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Sumit Singhal
Sumit Singhal
Sumit Singhal loves modern architecture. He comes from a family of builders who have built more than 20 projects in the last ten years near Delhi in India. He has recently started writing about the architectural projects that catch his imagination.

Mima House in Viana do Castelo, Portugal by Mima Architects

 
December 21st, 2011 by Sumit Singhal

Article source: Mima Architects

MIMA started from the intention of planning a dwelling that responds directly to the lifestyle of nowadays’ societies. How can architecture adapt to the quick life changes and ambitions of a well informed and increasingly exigent society? MIMA architects researched during years to be able to put together on a single object a fast produced, flexible, light and cheap yet good quality product, wrapped up with a pleasant clean design.

Night View (Images Courtesy Jose Campos)

  • Architect: Mima Architects
  • Name of Project: Mima House
  • Location: Viana do Castelo, Portugal
  • Construction: June 2011
  • Photographs: Jose Campos

Motivation

More fundamentally, MIMA responds to the modern dream for clean sophisticated design and bright open spaces, launching in the housing market a dream 36 sq.m. dwelling which costs the same as a mid-range car.

Exterior View (Images Courtesy Jose Campos)

Inspiration

MIMA’s concept is fundamentally inspired on the traditional Japanese house, the perfect paradigm for lightness, flexibility, comfort and pleasing lines. The restrained order of its standardized building parts appealed to MIMA architects as the hallmark of a deeply rooted culture, confirmed over centuries and easily adaptable to any new development.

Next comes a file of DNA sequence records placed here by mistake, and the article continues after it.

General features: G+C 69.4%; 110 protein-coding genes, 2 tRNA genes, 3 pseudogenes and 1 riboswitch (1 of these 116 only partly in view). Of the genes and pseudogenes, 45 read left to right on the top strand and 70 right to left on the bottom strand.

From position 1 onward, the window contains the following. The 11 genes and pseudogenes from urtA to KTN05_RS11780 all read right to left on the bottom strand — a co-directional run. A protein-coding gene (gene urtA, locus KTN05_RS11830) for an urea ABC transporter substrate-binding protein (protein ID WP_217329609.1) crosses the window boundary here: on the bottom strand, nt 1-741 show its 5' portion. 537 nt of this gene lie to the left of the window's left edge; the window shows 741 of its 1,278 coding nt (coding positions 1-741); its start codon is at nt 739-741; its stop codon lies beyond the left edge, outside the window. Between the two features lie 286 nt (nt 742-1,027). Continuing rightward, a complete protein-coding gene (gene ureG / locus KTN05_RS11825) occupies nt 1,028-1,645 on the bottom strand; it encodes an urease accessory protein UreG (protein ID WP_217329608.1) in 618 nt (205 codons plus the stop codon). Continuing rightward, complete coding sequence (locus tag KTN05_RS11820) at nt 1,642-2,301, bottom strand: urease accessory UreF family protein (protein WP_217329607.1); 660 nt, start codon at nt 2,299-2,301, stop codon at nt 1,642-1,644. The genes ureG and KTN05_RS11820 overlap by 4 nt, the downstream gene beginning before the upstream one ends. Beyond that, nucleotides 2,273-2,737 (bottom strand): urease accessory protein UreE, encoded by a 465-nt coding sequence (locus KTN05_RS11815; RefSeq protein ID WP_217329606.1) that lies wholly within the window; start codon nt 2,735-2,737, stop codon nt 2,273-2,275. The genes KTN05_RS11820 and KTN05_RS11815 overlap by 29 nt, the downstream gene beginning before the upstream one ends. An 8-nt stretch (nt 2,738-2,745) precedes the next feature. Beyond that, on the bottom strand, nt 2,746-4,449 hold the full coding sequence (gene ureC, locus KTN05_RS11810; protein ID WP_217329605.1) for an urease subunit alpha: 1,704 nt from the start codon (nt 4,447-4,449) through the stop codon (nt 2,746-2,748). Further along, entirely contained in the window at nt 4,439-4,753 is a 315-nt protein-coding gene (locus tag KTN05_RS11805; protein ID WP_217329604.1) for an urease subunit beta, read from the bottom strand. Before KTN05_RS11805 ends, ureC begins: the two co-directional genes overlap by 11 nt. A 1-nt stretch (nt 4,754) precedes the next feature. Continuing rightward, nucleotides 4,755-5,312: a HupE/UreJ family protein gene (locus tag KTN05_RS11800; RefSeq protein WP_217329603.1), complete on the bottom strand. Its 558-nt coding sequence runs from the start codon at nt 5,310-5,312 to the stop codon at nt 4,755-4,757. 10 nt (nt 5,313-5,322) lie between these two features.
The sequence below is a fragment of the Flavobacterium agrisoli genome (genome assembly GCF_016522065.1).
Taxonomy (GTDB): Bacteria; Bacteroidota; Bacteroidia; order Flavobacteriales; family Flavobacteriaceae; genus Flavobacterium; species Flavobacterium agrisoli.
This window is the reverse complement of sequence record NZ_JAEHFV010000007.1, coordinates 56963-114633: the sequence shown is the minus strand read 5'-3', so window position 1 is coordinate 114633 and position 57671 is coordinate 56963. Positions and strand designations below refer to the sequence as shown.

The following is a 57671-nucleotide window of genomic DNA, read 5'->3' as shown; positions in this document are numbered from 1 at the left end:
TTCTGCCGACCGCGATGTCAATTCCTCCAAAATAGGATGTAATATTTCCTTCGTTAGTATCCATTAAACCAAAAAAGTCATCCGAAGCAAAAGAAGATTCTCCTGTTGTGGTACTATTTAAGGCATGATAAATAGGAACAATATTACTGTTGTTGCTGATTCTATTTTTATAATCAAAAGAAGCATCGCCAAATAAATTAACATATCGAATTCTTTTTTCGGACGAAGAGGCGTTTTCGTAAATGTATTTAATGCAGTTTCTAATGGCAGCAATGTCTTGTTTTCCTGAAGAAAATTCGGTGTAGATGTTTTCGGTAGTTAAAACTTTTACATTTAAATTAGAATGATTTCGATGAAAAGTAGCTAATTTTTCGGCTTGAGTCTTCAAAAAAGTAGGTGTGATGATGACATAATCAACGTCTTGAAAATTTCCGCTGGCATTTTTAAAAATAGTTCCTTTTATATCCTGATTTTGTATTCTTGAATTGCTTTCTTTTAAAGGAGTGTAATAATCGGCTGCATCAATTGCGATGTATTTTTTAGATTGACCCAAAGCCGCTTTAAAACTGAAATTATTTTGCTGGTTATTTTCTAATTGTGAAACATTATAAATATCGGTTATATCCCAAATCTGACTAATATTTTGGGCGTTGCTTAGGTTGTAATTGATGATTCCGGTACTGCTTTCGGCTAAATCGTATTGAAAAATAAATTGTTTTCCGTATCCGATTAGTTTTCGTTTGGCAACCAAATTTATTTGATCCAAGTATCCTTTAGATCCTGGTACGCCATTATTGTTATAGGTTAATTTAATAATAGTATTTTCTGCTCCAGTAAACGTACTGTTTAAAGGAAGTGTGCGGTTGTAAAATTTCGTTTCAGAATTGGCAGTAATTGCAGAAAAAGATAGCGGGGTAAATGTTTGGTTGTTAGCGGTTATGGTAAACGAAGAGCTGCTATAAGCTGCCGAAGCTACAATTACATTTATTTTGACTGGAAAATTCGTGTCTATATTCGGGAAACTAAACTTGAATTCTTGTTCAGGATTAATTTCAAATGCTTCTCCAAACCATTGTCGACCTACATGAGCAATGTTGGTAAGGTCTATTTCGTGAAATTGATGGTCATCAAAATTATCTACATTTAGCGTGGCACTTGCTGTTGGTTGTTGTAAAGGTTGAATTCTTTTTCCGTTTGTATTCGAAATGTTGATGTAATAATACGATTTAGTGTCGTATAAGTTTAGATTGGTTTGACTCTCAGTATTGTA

MIMA uses prefabricated construction methods, the secret for its quick production and low price. Likewise, traditional Japanese residential post-and-beam construction could be considered inherently a system of prefabrication: it was based on regularized column spacing known as the ken, the infill elements of shoji screens, fusuma panels and tatami mats, prefabricated by individual craftsmen in different locations of Japan could be precisely put together almost like pieces of a puzzle.

Exterior View (Images Courtesy Jose Campos)

Flexibility/Mutability

MIMA consists of a square post-and- beam structure completely glazed on all sides, subdivided by modular 1,5mx3m wooden frames. MIMA houses come with additional plywood panels which can be placed on the inside and the outside of the building, for a replacement of any window by a wall in a matter of seconds.

The inside is defined by a regular grid of 1,5m, whose intermediate lines leave gaps for internal walls to be added when needed. Again, in a matter of seconds, a subdivided space can be replaced by an open space or vice versa. Moreover, each side of internal and external walls can have a different color/finishing, which allows a dramatic change through a simple wall rotation.

Despite its standardized construction methods, MIMA houses can be customized in so many parameters, that you’ll hardly see two equal houses.

Night View (Images Courtesy Jose Campos)

Interface

MIMA houses can be tested and customized any time at www.mimahousing.pt.  A 3D software developed by MIMA’s architects and software engineers allows a recognition of your land through Google Earth and generates an automatic 3D model for a realistic perception of the house and site. This software allows for walking inside the house and defining the architectural finishes– external walls, internal divisions, materials and colors.

 

Night View (Images Courtesy Jose Campos)

Night View (Images Courtesy Jose Campos)

Night View (Images Courtesy Jose Campos)

Images Courtesy Jose Campos

Exterior View (Images Courtesy Jose Campos)

Exterior View (Images Courtesy Jose Campos)

Images Courtesy Jose Campos

Images Courtesy Jose Campos

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Category: House

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